Shareholder engagement involves shareholders or asset managers entering into a direct dialogue with companies. The focus lies on challenges in the areas of governance, society and the environment. At Globalance, we conduct dialogues on the topics of climate, biodiversity and human rights.
We see human-induced climate change and all the associated risks as one of the greatest challenges of our time. That is why we focus our dialogues with companies on their climate strategies. We take a five-step approach to our climate engagement:
The US retailer Best Buy is pursuing ambitious climate targets at operational level. However, 90 % of the company’s total greenhouse gas emissions come from energy consumption during the use of electronics and household appliances. Best Buy can reduce these by selling more energy-efficient appliances. Regarding these emissions, the company is aiming for a 20 per cent reduction by 2030.
We are demanding greater transparency regarding the assumptions this goal is based on. Are products with high energy consumption actually being removed from the range or is the company simply hoping that customers will increasingly run their appliances on renewable electricity? We expect Best Buy to explain how the company is committed to the development of energy-saving appliances and to promoting their sale through appropriate measures (e.g. targeted marketing and product placement).
Best Buy has developed internal measures for tracking its climate progress. Energy efficiency is measured for all product categories. Little has been published on either topic to date. Globalance continues to advocate for more meaningful communication and disclosure.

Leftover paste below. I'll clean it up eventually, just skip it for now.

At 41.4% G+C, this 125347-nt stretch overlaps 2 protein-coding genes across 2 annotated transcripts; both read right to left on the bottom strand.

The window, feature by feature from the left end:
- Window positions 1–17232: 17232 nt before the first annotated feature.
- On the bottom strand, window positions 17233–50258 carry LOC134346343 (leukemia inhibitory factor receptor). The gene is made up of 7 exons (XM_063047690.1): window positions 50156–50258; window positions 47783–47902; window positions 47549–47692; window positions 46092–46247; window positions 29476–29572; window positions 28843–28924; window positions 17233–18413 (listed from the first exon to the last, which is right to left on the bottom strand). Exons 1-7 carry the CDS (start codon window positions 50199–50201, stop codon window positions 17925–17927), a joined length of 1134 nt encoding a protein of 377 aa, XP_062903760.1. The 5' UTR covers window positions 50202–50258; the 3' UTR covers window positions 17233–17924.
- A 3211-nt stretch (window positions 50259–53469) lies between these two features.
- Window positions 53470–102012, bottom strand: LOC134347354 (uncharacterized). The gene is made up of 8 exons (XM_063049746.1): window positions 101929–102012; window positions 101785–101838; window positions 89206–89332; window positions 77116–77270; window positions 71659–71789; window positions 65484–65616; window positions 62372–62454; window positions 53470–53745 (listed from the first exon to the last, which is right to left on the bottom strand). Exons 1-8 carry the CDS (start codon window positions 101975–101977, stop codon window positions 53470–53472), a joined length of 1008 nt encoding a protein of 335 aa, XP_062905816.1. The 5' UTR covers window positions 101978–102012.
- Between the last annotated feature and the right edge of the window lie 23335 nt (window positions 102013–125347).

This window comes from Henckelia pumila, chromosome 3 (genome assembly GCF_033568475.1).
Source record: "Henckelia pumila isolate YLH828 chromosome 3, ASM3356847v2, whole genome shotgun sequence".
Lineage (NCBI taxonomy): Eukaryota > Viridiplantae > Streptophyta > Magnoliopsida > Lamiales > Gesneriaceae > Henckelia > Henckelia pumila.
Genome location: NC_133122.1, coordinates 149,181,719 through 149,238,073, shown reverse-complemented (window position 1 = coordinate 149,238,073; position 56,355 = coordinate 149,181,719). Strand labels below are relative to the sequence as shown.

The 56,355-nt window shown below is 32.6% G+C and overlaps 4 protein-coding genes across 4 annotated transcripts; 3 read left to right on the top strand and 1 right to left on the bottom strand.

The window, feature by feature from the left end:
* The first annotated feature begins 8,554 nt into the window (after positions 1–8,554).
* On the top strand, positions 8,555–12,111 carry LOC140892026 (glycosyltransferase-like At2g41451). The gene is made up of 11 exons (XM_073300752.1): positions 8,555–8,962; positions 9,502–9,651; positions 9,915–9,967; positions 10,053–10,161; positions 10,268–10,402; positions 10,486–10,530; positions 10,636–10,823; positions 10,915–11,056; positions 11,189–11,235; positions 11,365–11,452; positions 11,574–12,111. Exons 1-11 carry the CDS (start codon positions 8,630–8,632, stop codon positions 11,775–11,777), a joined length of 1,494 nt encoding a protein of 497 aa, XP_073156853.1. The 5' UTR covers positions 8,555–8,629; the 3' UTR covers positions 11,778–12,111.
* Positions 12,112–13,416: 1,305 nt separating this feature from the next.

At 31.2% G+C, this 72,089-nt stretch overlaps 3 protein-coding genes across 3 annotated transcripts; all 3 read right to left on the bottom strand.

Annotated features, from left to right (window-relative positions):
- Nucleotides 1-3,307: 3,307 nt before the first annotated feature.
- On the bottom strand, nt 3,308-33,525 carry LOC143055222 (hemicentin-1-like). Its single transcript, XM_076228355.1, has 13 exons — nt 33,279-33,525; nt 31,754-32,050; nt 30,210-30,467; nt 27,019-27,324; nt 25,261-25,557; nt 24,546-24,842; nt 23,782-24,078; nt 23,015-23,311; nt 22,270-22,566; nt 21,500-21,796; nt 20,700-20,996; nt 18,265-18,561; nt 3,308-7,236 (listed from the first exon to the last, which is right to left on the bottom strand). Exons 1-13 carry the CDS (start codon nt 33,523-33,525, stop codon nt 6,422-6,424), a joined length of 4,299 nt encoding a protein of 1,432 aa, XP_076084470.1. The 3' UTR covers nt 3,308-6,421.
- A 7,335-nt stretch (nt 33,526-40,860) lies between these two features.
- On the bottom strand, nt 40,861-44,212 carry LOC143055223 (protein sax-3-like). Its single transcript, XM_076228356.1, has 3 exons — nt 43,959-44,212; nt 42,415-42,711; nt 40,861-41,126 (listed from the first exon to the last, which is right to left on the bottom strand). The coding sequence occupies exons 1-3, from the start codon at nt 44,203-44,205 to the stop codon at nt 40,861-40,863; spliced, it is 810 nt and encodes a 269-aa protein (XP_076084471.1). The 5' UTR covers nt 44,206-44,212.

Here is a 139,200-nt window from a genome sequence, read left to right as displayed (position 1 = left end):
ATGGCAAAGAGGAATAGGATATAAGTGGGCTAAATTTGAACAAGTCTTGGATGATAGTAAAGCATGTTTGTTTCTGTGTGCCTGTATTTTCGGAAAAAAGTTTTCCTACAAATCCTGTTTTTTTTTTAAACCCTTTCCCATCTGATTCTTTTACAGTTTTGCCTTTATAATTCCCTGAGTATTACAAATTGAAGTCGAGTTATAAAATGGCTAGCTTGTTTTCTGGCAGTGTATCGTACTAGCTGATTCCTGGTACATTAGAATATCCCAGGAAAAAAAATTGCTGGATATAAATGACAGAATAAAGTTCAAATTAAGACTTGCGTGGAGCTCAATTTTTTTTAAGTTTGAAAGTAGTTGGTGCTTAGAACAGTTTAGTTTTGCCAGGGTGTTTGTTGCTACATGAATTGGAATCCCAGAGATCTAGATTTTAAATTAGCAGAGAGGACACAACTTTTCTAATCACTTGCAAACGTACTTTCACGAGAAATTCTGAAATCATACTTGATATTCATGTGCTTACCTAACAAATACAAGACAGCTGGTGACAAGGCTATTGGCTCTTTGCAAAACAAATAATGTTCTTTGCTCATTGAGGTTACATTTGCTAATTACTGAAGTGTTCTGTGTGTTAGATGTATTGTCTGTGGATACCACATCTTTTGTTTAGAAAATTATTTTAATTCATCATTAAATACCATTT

Sekisui House has achieved outstanding results in our “climate” analysis. The company has set itself ambitious goals and has already achieved impressive successes in reducing emissions during the utilisation phase of buildings with its innovative “net zero energy houses”. However, the issue of “grey energy”, which is contained in the materials used to build houses, is still being neglected. The company could save more emissions by reducing the use of concrete and steel.
We are demanding that Sekisui House systematically records the greenhouse gas emissions from new construction and adopts reduction targets for this category.
The company confirms the established status quo. A binding declaration of intent for future recording has not been issued yet. We will keep at it.
By using leather, paper and cardboard, Nike runs the risk of causing the deforestation of rainforests. To prevent this, Nike traces the leather it buys back to the country of origin. In the case of leather from Brazil, suppliers must confirm to Nike in writing that the cattle were reared outside the Amazon region.
We demand that Nike ensures that for high-risk raw materials and countries of origin, the raw materials are traced back to the place of production. Information from suppliers alone is insufficient. An audit by an independent, qualified third-party organisation is required.
Nike’s initial response to our demands was generic and unsatisfactory. We will continue to monitor the company’s progress in this area and bring up our demands again next year.
We analyse portfolio companies for their impact on the environment and health and write to the companies with tailored recommendations for improvement.
We will publish our recommendations here in the first quarter of 2024.